When we see wisdom, even when it’s displayed by a secular journalist, or a Muslim neighbor, or an unbelieving lecturer, we trace it to the Wise One and worship Him.

When we see love, even in imperfect relationships, in our unbelieving children, or in the patriotic soldier sacrificing His life for his friends, we trace it to the One who is Love and worship Him.

When we see loyalty, even in a 25-year employee, even in the patriotism of the French, even in that of a dog to His master, we trace it to the covenant faithfulness and unbreakable loyalty of the Faithful and Loyal One and worship Him.

When we see patience, even in most of the drivers stuck in the same snarl-up, in the irreligious nurse, or in the Home Depot employee as he deals with our stupid questions, we trace it to the One who is powerfully patient and worship Him.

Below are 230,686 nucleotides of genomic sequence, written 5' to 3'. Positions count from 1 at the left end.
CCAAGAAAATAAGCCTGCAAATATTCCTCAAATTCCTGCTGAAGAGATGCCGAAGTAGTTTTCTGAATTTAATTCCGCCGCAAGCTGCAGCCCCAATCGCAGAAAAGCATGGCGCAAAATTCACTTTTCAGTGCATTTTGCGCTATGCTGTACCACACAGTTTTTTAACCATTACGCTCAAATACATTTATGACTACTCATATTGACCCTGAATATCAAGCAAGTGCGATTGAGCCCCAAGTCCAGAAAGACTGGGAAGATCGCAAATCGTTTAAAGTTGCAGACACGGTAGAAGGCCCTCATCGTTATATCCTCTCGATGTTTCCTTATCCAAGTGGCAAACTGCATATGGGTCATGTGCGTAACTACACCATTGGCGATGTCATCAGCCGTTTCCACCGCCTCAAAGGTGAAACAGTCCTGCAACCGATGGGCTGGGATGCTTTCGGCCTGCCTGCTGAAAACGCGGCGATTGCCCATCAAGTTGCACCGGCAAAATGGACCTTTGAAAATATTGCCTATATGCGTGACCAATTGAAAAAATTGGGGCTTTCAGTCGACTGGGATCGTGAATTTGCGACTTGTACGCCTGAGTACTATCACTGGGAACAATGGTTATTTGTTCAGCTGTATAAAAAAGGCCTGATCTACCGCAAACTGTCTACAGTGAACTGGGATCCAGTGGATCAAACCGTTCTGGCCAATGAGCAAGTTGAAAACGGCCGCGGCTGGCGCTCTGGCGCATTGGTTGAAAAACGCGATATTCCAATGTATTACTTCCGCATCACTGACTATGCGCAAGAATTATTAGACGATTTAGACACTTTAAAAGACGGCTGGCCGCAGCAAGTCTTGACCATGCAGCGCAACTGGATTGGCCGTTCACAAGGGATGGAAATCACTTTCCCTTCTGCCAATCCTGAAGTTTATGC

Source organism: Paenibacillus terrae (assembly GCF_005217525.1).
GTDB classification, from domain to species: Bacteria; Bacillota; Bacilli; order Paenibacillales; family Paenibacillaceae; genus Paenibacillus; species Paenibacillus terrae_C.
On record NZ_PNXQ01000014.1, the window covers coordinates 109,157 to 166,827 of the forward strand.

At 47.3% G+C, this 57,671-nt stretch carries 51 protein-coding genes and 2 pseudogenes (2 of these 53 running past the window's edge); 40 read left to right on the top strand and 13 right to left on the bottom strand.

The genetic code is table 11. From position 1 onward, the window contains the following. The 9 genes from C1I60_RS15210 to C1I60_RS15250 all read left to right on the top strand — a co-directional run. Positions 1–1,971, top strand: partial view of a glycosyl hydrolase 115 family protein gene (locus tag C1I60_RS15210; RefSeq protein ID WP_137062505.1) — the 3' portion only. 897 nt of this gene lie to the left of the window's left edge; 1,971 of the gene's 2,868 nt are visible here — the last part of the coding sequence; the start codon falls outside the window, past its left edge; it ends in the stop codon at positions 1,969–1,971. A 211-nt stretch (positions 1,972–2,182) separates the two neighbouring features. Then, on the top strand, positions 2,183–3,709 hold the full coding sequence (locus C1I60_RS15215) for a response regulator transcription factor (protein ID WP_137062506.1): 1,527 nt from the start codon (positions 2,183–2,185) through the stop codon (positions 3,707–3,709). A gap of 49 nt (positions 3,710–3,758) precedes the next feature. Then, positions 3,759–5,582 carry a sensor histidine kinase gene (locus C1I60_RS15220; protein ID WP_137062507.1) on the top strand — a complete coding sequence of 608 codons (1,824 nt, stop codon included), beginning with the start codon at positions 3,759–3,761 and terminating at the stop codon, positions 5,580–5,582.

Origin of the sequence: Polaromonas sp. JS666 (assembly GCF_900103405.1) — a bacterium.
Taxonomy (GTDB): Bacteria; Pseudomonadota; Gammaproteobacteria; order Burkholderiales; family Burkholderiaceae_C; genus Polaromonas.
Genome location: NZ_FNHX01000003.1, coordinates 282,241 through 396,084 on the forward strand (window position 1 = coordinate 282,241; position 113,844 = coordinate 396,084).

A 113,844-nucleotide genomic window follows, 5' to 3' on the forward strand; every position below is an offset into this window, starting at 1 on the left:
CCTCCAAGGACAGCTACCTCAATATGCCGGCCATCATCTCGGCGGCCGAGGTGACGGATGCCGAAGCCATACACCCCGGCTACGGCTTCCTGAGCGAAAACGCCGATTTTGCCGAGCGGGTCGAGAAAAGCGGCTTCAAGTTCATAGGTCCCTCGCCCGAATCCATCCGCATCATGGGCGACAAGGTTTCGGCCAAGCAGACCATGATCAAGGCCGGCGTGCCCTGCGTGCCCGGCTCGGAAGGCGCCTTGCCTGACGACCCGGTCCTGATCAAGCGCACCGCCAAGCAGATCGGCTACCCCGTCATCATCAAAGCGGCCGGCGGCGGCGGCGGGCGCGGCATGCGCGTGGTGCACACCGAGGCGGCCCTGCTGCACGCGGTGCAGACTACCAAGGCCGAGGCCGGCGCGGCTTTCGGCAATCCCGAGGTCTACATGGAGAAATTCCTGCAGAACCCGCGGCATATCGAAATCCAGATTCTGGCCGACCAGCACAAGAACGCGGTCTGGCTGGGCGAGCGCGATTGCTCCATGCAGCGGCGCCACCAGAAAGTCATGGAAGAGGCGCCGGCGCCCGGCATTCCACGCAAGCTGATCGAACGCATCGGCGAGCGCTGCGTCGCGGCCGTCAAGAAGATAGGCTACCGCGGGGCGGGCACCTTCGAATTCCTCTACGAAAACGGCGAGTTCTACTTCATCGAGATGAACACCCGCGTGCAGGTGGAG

When we see mercy or truthfulness, or whatever other virtue, wherever we see it, we use it to rise up to its ultimate source and worship Him.

The temptation is to take it for granted, or overlook or take no notice of it, or even to attribute it to the person rather than to God. But that’s not what the Psalmist did. He deliberately opened His eyes and sought out evidences of God’s common (or “everywhere”) grace and wherever He found it – in fields, in the sky, in the seasons, in the animals, in people, and even in military victories – He turned that everywhere grace to God’s everywhere glory in celebratory praises and humble worship (Psalm 65:5-13; 104:13-24; 145:9, 15, 16; esp look at the chorus in Psalm 136).